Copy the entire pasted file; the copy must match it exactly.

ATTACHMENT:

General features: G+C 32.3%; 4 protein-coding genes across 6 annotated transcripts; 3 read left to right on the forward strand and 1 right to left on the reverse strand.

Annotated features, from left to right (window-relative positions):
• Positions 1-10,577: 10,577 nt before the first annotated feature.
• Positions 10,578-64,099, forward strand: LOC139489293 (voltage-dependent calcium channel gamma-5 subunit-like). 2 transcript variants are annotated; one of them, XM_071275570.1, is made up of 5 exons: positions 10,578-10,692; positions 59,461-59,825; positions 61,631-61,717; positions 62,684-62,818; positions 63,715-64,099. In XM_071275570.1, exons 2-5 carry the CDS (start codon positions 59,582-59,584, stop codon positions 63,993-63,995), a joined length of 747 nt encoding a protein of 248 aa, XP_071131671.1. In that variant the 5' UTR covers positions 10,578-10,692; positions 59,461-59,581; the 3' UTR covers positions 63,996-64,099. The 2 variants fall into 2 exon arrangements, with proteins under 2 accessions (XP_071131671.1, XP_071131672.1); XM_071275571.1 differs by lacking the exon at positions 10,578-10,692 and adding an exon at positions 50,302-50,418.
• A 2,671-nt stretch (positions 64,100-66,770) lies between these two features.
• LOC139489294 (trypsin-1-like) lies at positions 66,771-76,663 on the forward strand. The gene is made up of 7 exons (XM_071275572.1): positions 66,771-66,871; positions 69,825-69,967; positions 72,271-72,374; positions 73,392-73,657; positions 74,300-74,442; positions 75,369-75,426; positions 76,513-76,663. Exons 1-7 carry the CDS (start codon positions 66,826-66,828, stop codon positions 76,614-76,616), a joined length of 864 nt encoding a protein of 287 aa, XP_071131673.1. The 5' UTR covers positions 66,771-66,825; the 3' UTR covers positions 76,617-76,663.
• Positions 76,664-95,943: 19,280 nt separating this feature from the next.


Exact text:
General features: G+C 32.3%; 4 protein-coding genes across 6 annotated transcripts; 3 read left to right on the forward strand and 1 right to left on the reverse strand.

Annotated features, from left to right (window-relative positions):
• Positions 1-10,577: 10,577 nt before the first annotated feature.
• Positions 10,578-64,099, forward strand: LOC139489293 (voltage-dependent calcium channel gamma-5 subunit-like). 2 transcript variants are annotated; one of them, XM_071275570.1, is made up of 5 exons: positions 10,578-10,692; positions 59,461-59,825; positions 61,631-61,717; positions 62,684-62,818; positions 63,715-64,099. In XM_071275570.1, exons 2-5 carry the CDS (start codon positions 59,582-59,584, stop codon positions 63,993-63,995), a joined length of 747 nt encoding a protein of 248 aa, XP_071131671.1. In that variant the 5' UTR covers positions 10,578-10,692; positions 59,461-59,581; the 3' UTR covers positions 63,996-64,099. The 2 variants fall into 2 exon arrangements, with proteins under 2 accessions (XP_071131671.1, XP_071131672.1); XM_071275571.1 differs by lacking the exon at positions 10,578-10,692 and adding an exon at positions 50,302-50,418.
• A 2,671-nt stretch (positions 64,100-66,770) lies between these two features.
• LOC139489294 (trypsin-1-like) lies at positions 66,771-76,663 on the forward strand. The gene is made up of 7 exons (XM_071275572.1): positions 66,771-66,871; positions 69,825-69,967; positions 72,271-72,374; positions 73,392-73,657; positions 74,300-74,442; positions 75,369-75,426; positions 76,513-76,663. Exons 1-7 carry the CDS (start codon positions 66,826-66,828, stop codon positions 76,614-76,616), a joined length of 864 nt encoding a protein of 287 aa, XP_071131673.1. The 5' UTR covers positions 66,771-66,825; the 3' UTR covers positions 76,617-76,663.
• Positions 76,664-95,943: 19,280 nt separating this feature from the next.